US & Canada

American Airlines flies uncertified plane to Hawaii

Airbus A321-200 departing Los Angeles International Airport. Image copyright American Airlines
Image caption The plane used to fly to Hawaii did not have as much safety and medical equipment, a company spokesman said

A plane not certified to travel for long distances over water was used to fly from Los Angeles to Hawaii last month, American Airlines has confirmed.

Passengers arrived safely at their destination after the 31 August incident, in which an A321S plane was used instead of a A321H.

The A321S has less safety and medical equipment on board than the A321H.

American Airlines is investigating the plane mix-up with the Federal Aviation Administration.

"Whether the plane was going to make it there was never a question," company spokesman Casey Norton told the BBC.

Mr Norton said the two planes are equipped with the same engine, fuel tanks, range and basic safety features.

The A321H plane, because it is used for long flights, comes with more medical supplies and safety features like fire suppression.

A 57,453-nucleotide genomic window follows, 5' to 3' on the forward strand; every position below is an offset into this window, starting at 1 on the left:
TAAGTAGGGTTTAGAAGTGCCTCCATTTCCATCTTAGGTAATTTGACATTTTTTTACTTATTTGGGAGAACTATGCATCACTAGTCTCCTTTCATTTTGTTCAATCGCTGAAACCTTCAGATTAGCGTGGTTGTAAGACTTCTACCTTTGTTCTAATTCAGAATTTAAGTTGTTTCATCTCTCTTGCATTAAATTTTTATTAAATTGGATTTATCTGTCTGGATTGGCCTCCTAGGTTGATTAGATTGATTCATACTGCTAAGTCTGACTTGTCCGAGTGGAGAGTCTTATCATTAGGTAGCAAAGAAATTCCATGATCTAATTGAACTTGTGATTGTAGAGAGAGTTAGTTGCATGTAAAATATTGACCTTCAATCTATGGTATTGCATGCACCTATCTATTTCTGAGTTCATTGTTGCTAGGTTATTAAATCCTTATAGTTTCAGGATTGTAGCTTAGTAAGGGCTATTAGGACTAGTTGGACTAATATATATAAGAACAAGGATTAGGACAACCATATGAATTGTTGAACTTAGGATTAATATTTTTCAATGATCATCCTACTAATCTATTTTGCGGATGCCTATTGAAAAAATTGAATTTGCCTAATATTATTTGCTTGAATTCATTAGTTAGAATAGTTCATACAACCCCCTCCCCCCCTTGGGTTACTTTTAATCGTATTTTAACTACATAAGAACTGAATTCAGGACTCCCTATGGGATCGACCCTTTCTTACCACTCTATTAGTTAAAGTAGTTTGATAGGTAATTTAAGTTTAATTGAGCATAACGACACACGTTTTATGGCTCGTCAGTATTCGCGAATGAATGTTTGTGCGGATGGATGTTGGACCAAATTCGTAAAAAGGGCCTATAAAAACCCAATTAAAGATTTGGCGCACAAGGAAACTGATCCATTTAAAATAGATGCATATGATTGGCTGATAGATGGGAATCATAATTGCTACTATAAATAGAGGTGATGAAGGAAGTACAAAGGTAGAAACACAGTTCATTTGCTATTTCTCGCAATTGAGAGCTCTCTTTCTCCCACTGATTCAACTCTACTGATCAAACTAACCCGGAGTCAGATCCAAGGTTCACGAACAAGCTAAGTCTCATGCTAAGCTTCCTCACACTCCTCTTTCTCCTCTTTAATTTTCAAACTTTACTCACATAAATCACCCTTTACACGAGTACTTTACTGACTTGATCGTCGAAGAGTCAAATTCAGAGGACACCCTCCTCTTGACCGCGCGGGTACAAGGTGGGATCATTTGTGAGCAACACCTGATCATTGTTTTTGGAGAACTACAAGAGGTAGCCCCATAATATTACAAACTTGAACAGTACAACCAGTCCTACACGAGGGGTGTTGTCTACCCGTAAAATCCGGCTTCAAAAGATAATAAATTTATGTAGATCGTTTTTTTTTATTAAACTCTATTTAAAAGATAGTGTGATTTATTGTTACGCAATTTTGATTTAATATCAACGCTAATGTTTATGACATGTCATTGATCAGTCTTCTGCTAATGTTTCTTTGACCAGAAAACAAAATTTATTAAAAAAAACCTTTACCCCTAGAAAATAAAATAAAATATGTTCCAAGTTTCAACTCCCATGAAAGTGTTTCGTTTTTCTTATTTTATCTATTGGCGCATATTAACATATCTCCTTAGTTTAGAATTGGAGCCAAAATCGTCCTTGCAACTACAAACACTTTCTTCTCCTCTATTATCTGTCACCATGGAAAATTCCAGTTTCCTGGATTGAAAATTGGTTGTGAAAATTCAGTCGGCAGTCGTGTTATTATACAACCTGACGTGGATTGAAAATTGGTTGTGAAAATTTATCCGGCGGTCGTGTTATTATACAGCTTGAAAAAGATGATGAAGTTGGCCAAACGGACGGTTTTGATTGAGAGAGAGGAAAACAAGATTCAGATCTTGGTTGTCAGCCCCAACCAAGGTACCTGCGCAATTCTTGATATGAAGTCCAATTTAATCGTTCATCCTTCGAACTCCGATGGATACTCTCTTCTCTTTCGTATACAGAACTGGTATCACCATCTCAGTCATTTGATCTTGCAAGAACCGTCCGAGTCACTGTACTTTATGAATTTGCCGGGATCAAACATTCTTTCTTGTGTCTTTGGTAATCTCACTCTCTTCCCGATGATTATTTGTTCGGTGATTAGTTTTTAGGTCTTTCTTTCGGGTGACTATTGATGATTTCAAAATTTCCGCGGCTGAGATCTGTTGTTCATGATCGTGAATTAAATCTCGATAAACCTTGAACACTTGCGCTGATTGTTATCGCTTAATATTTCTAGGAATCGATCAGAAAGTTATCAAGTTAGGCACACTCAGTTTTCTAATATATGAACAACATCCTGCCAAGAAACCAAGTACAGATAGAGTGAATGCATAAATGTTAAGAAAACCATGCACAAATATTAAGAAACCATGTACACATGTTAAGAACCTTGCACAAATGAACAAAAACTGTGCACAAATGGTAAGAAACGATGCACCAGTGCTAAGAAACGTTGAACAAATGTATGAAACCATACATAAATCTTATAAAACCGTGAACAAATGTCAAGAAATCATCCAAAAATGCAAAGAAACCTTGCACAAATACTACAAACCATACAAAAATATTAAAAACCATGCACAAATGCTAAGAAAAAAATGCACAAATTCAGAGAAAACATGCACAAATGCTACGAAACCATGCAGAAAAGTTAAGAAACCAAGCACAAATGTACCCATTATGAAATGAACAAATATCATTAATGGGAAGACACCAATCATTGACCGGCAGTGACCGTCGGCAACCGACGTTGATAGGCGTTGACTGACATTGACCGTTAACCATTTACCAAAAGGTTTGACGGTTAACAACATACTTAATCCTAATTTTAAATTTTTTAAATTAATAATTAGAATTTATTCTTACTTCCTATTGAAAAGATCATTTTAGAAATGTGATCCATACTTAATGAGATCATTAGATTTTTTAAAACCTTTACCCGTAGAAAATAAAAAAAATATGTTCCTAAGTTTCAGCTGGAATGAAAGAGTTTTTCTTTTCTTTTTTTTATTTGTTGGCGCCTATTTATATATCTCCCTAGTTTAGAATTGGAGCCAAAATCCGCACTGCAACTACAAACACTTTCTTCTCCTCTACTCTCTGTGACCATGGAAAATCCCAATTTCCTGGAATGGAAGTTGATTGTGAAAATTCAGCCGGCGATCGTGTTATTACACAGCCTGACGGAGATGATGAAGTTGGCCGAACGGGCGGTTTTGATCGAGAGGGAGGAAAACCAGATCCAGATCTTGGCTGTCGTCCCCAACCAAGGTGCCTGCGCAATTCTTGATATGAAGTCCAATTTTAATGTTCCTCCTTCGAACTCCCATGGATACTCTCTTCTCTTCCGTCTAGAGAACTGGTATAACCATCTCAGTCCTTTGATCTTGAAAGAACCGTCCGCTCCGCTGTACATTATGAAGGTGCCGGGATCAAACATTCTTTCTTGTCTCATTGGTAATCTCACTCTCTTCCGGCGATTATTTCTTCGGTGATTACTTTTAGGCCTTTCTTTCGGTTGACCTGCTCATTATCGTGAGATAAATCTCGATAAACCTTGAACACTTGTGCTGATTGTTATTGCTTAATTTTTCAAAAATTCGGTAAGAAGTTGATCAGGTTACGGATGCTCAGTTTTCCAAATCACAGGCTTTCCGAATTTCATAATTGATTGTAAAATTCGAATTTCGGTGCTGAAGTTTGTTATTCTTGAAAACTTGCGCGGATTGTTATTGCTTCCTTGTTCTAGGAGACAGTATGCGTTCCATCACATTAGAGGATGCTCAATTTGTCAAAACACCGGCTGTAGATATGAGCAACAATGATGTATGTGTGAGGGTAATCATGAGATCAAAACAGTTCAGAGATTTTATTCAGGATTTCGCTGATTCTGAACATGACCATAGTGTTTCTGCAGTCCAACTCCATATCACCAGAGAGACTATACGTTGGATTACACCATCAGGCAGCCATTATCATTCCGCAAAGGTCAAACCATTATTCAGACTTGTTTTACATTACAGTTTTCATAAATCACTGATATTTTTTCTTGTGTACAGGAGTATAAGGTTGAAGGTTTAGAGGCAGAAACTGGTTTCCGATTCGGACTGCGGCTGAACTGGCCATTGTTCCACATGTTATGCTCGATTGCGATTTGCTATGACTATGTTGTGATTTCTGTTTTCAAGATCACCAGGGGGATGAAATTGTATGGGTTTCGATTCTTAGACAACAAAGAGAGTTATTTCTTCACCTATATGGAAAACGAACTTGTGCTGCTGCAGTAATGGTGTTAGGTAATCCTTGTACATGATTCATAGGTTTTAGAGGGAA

"We're reviewing our procedures and looking at everyone involved," Mr Norton said.

The airline has revised its software to properly identify the correct aircraft are operating the correct routes, he said.

He said the A321S plane flies over water regularly for many missions but is not extended-range twin-engine operational performance standards (ETOPS)-certified, which the airline requires for flights to Hawaii.

The A321S plane comes with four slide-rafts and a portable raft, along with life jackets and seat cushions that can be used as flotation devices, the same as the A321H, Mr Norton said.